After lunch we headed north as our journey continued. The road ahead led us to Gordon Road, then to May and Twigg Roads. I did notice a new sign put up by the forest service as we merged onto Twigg Road off May. There is a new post with a 4×4 sign attached at the top. I don’t know what is in store for this particular road now. The road is very rough and washed out badly and you have to pick your line carefully. The road was identified for upgrade so may be that has changed, we’ll see. We proceeded on and kept heading in a north to northeasterly direction. The group made a right onto Sugar Bottom Road and eventually made a left onto Fifteen Mile Creek Road. This led us back to I68 and the way home. I did not take us to Town Creek because the water levels were extremely high and I wasn’t willing to take any chances. We all stopped at the east bound rest area on I70 and said our goodbyes. Fred climbed in with Robert and Shelley for his ride home.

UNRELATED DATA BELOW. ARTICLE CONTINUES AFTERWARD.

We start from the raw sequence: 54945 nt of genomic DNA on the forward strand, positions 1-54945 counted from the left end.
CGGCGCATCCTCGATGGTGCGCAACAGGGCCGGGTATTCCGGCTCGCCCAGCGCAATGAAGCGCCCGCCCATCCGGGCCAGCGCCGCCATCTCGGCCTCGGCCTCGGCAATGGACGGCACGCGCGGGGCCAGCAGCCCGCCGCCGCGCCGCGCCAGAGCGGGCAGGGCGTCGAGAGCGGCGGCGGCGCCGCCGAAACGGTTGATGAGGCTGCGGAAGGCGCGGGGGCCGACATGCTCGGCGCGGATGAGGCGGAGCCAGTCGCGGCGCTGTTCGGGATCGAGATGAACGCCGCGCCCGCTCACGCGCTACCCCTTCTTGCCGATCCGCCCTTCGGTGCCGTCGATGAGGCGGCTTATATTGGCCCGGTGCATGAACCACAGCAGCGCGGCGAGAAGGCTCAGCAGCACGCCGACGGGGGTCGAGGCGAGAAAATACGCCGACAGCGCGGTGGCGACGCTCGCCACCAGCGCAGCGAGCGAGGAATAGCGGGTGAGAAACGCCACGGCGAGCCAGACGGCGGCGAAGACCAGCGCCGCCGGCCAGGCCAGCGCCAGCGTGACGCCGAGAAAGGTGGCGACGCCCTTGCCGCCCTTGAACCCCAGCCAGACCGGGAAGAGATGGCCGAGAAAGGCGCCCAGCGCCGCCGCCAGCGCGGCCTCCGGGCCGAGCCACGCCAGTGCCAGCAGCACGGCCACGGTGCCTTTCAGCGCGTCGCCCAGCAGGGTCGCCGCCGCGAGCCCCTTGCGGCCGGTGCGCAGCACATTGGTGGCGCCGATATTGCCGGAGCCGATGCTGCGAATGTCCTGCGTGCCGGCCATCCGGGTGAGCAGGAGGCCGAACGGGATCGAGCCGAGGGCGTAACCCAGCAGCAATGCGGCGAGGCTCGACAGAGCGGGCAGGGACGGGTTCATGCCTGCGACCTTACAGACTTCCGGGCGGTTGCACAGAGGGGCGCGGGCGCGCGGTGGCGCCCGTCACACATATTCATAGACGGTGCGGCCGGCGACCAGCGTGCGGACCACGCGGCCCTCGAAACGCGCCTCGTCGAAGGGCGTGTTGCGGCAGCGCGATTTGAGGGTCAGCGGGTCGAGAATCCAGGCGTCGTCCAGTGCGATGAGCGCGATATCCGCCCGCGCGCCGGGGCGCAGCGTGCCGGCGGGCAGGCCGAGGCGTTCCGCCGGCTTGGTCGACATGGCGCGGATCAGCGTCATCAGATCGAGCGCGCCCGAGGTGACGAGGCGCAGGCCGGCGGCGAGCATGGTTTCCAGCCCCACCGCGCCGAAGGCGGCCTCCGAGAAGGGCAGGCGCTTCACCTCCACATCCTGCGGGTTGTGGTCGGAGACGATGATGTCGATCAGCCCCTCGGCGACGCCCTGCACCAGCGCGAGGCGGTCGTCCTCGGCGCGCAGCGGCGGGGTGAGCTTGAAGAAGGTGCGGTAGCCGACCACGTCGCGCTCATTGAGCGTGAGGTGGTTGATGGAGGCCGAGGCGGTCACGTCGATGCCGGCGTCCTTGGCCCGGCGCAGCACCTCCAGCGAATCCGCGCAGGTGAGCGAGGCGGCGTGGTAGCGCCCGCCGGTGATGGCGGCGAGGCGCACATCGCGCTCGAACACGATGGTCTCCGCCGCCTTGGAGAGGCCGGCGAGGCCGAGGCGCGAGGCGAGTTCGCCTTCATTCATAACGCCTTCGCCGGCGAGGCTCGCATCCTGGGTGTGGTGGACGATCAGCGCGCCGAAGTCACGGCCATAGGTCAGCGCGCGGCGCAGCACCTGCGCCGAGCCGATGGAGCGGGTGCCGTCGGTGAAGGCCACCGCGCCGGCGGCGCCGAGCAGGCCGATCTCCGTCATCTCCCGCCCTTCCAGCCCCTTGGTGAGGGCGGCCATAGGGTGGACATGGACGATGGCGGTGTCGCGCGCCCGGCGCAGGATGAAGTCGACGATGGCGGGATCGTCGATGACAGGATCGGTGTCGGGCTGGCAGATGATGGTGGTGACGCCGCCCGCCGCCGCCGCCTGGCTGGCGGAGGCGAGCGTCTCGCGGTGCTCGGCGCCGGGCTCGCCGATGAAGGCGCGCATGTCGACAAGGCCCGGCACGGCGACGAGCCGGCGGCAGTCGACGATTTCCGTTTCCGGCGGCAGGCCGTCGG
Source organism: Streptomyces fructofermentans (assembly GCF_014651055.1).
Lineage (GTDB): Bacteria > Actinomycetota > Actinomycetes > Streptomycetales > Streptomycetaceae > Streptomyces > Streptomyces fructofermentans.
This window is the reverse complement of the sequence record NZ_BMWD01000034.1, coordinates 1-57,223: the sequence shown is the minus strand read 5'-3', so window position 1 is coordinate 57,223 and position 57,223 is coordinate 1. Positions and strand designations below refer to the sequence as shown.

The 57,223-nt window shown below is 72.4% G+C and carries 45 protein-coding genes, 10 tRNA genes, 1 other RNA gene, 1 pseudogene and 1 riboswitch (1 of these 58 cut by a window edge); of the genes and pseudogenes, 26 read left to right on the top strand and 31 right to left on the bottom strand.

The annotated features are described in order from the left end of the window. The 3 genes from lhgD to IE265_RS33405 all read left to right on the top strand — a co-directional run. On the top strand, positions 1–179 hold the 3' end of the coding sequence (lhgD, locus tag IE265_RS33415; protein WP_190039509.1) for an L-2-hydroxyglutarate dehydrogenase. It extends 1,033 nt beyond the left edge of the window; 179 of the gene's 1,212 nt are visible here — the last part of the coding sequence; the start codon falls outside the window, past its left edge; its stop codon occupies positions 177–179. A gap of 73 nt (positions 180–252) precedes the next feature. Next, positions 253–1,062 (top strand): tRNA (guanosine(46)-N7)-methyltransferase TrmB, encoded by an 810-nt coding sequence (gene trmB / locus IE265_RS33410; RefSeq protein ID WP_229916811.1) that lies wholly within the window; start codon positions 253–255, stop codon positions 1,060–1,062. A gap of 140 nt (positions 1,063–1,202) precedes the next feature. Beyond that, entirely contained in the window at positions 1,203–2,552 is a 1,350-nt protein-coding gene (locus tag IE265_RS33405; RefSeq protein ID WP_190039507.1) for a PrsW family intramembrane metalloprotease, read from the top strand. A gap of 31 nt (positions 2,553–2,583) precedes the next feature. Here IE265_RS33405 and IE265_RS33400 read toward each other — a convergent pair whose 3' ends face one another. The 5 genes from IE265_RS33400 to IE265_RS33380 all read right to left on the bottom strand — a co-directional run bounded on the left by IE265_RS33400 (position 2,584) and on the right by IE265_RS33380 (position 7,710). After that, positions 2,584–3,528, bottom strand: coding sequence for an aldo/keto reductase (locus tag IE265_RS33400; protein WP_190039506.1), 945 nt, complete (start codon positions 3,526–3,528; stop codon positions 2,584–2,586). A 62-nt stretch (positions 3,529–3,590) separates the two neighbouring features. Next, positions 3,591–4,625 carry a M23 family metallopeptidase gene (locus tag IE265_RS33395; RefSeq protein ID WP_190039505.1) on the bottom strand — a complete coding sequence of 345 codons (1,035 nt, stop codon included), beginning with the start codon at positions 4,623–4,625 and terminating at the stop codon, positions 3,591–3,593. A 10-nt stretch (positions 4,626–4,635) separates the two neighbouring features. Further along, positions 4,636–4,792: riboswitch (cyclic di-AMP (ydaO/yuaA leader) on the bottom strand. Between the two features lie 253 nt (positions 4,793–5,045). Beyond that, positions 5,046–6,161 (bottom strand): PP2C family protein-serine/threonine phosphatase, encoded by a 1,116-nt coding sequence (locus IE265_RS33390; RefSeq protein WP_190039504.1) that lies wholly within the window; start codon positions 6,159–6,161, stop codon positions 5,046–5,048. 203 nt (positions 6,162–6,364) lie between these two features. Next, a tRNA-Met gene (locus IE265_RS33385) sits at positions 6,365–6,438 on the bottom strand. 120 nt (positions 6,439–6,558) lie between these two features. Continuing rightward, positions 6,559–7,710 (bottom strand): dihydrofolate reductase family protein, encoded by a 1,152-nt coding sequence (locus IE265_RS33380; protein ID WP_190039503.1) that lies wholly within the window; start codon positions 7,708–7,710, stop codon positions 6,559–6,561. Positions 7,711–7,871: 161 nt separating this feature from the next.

As I stated earlier it was not a trip filled with moderate or hardcore off road adventure. It was fun and I believe everyone who participated would agree. A lot of pictures were taken, see album, and we all got to see some “moo-ving rocks”. When travelling around the country side keep your eyes open, you too may see some cows, uh rocks.
Trail report written by Larry Pope. Pictures courtesy of Larry Pope, Shelley Fitch, and Melissa Magill.